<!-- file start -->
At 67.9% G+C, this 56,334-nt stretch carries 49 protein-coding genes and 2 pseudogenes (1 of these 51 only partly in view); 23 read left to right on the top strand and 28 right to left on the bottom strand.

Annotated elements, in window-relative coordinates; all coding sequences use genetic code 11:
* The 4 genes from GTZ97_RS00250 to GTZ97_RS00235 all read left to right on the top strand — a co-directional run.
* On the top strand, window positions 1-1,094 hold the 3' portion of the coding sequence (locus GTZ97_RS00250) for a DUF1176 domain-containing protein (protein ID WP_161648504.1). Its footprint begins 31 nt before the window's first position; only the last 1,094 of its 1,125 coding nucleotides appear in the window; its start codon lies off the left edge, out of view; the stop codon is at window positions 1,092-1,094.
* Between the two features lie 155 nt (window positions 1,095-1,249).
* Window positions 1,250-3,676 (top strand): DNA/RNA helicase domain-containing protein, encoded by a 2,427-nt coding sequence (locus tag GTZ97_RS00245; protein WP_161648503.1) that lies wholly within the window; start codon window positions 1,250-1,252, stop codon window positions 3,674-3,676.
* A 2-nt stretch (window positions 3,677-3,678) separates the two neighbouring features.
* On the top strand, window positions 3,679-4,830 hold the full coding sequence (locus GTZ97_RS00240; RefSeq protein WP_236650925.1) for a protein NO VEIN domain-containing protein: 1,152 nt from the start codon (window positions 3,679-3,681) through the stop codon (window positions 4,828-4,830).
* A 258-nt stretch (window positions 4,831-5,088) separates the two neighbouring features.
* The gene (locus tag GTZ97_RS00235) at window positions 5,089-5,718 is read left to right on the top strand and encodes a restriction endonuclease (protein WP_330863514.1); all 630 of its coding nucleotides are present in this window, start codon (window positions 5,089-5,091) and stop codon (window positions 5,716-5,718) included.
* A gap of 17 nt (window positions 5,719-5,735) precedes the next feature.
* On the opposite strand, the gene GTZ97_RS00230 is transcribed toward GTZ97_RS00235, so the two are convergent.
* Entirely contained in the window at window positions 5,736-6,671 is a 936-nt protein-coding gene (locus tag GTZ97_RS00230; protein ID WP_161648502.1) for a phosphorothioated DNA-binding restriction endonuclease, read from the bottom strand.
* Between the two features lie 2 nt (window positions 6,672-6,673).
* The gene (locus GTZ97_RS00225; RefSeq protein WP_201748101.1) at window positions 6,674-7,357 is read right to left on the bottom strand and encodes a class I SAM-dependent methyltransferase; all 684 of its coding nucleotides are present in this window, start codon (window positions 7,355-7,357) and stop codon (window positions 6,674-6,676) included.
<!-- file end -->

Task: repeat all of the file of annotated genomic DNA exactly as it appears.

At 67.9% G+C, this 56,334-nt stretch carries 49 protein-coding genes and 2 pseudogenes (1 of these 51 only partly in view); 23 read left to right on the top strand and 28 right to left on the bottom strand.

Annotated elements, in window-relative coordinates; all coding sequences use genetic code 11:
* The 4 genes from GTZ97_RS00250 to GTZ97_RS00235 all read left to right on the top strand — a co-directional run.
* On the top strand, window positions 1-1,094 hold the 3' portion of the coding sequence (locus GTZ97_RS00250) for a DUF1176 domain-containing protein (protein ID WP_161648504.1). Its footprint begins 31 nt before the window's first position; only the last 1,094 of its 1,125 coding nucleotides appear in the window; its start codon lies off the left edge, out of view; the stop codon is at window positions 1,092-1,094.
* Between the two features lie 155 nt (window positions 1,095-1,249).
* Window positions 1,250-3,676 (top strand): DNA/RNA helicase domain-containing protein, encoded by a 2,427-nt coding sequence (locus tag GTZ97_RS00245; protein WP_161648503.1) that lies wholly within the window; start codon window positions 1,250-1,252, stop codon window positions 3,674-3,676.
* A 2-nt stretch (window positions 3,677-3,678) separates the two neighbouring features.
* On the top strand, window positions 3,679-4,830 hold the full coding sequence (locus GTZ97_RS00240; RefSeq protein WP_236650925.1) for a protein NO VEIN domain-containing protein: 1,152 nt from the start codon (window positions 3,679-3,681) through the stop codon (window positions 4,828-4,830).
* A 258-nt stretch (window positions 4,831-5,088) separates the two neighbouring features.
* The gene (locus tag GTZ97_RS00235) at window positions 5,089-5,718 is read left to right on the top strand and encodes a restriction endonuclease (protein WP_330863514.1); all 630 of its coding nucleotides are present in this window, start codon (window positions 5,089-5,091) and stop codon (window positions 5,716-5,718) included.
* A gap of 17 nt (window positions 5,719-5,735) precedes the next feature.
* On the opposite strand, the gene GTZ97_RS00230 is transcribed toward GTZ97_RS00235, so the two are convergent.
* Entirely contained in the window at window positions 5,736-6,671 is a 936-nt protein-coding gene (locus tag GTZ97_RS00230; protein ID WP_161648502.1) for a phosphorothioated DNA-binding restriction endonuclease, read from the bottom strand.
* Between the two features lie 2 nt (window positions 6,672-6,673).
* The gene (locus GTZ97_RS00225; RefSeq protein WP_201748101.1) at window positions 6,674-7,357 is read right to left on the bottom strand and encodes a class I SAM-dependent methyltransferase; all 684 of its coding nucleotides are present in this window, start codon (window positions 7,355-7,357) and stop codon (window positions 6,674-6,676) included.